Inflation in Britain has turned negative for the second time this year, easing pressure on the Bank of England to raise interest rates from their record low.
Official figures showed inflation was -0.1% in September, down from zero in August, pulled lower by cheaper fuel prices. Economists had expected the rate as measured by the consumer prices index (CPI) to hold at zero, according to the consensus in a Reuters poll. But some had predicted inflation could dip into negative territory.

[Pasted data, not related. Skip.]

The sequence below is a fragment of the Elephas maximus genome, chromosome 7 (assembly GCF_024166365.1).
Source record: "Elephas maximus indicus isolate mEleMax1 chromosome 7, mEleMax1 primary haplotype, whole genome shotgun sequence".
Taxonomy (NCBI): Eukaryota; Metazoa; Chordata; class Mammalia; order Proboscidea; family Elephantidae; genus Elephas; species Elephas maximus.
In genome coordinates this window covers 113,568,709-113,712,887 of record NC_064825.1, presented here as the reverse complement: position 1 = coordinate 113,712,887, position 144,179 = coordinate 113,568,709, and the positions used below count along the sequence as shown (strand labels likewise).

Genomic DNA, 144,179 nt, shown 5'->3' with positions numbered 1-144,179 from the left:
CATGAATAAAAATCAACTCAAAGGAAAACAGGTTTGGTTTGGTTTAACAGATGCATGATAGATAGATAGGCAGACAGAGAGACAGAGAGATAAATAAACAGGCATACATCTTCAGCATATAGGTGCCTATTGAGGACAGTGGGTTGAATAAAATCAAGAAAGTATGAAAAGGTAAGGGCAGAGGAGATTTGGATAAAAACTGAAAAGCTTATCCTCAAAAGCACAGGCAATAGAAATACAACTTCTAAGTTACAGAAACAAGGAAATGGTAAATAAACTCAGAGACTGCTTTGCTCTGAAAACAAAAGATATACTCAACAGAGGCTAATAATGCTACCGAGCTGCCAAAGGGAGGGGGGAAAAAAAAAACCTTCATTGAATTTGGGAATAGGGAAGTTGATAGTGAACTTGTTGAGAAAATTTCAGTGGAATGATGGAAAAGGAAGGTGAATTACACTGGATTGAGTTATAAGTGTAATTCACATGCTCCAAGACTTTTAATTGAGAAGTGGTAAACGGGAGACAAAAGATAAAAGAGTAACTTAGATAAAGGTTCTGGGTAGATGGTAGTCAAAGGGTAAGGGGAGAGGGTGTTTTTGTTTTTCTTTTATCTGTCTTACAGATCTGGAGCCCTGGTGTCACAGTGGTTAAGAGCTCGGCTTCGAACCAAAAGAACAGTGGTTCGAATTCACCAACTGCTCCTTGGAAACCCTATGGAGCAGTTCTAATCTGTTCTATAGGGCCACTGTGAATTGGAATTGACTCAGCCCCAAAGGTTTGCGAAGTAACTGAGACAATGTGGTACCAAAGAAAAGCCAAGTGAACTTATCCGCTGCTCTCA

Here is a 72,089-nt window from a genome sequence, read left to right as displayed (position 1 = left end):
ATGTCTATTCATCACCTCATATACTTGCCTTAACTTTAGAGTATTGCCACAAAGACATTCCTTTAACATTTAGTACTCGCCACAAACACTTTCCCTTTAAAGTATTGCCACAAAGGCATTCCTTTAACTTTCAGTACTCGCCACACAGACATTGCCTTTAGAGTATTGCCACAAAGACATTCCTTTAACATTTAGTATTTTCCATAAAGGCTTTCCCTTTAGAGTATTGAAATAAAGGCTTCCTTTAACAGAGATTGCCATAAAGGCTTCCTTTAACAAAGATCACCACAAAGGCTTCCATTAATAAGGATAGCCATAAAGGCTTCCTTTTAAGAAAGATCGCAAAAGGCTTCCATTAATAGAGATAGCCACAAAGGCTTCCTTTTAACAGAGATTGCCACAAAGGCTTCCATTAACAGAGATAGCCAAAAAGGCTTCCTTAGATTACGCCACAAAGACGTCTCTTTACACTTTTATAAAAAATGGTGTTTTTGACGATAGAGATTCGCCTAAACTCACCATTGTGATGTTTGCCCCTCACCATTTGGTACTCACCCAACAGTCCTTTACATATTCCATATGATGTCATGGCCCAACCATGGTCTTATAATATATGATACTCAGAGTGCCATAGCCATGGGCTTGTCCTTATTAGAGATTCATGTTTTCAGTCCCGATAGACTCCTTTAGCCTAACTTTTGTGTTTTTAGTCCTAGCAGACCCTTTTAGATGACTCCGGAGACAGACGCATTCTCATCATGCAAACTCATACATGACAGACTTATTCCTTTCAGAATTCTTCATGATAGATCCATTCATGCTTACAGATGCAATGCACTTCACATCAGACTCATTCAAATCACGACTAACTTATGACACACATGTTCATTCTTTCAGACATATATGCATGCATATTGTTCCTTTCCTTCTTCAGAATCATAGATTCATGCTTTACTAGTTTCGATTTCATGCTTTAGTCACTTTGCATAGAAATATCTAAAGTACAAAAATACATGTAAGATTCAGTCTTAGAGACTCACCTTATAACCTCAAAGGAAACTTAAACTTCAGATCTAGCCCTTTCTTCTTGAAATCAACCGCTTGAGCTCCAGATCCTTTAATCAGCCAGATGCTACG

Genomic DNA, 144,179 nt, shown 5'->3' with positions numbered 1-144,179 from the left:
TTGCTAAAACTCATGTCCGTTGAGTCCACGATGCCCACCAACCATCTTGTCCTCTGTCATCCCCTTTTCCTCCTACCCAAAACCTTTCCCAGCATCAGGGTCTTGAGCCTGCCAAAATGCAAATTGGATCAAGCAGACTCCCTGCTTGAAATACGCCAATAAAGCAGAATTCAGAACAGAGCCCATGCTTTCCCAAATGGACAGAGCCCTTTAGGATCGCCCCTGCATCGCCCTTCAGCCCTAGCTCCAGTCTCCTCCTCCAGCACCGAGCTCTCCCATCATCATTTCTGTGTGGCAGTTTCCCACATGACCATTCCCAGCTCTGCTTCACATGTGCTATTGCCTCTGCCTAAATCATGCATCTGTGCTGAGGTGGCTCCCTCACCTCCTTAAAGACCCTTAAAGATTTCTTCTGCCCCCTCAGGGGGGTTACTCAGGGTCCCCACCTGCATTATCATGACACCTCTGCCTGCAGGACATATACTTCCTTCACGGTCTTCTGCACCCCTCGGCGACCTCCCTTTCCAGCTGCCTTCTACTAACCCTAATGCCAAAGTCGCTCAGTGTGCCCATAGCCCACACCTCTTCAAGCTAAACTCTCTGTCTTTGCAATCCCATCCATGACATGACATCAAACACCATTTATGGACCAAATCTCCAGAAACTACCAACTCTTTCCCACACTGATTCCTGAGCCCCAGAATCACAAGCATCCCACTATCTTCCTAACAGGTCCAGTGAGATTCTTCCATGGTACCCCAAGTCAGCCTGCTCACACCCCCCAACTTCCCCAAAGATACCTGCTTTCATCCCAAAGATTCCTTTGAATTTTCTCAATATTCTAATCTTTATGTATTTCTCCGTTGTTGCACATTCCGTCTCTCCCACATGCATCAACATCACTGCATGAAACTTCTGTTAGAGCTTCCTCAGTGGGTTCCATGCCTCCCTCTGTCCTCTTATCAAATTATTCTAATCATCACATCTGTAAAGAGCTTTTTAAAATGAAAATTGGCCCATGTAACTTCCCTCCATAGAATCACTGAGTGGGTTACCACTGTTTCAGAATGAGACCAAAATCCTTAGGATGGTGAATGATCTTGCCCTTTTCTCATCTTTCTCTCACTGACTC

Inflation has been at, or close to, zero since February and dipped into negative territory in April this year when prices fell for the first time in more than 50 years.
Commenting on the latest figures, Richard Campbell, head of CPI at the Office for National Statistics (ONS) said: “Though CPI has turned very slightly negative this month, the bigger picture is of a broadly flat inflation rate since the beginning of the year.
“The main downward pressures on CPI came from clothing, which rose more slowly this September than in recent years, and falling petrol and diesel prices.”
Via The Guardian
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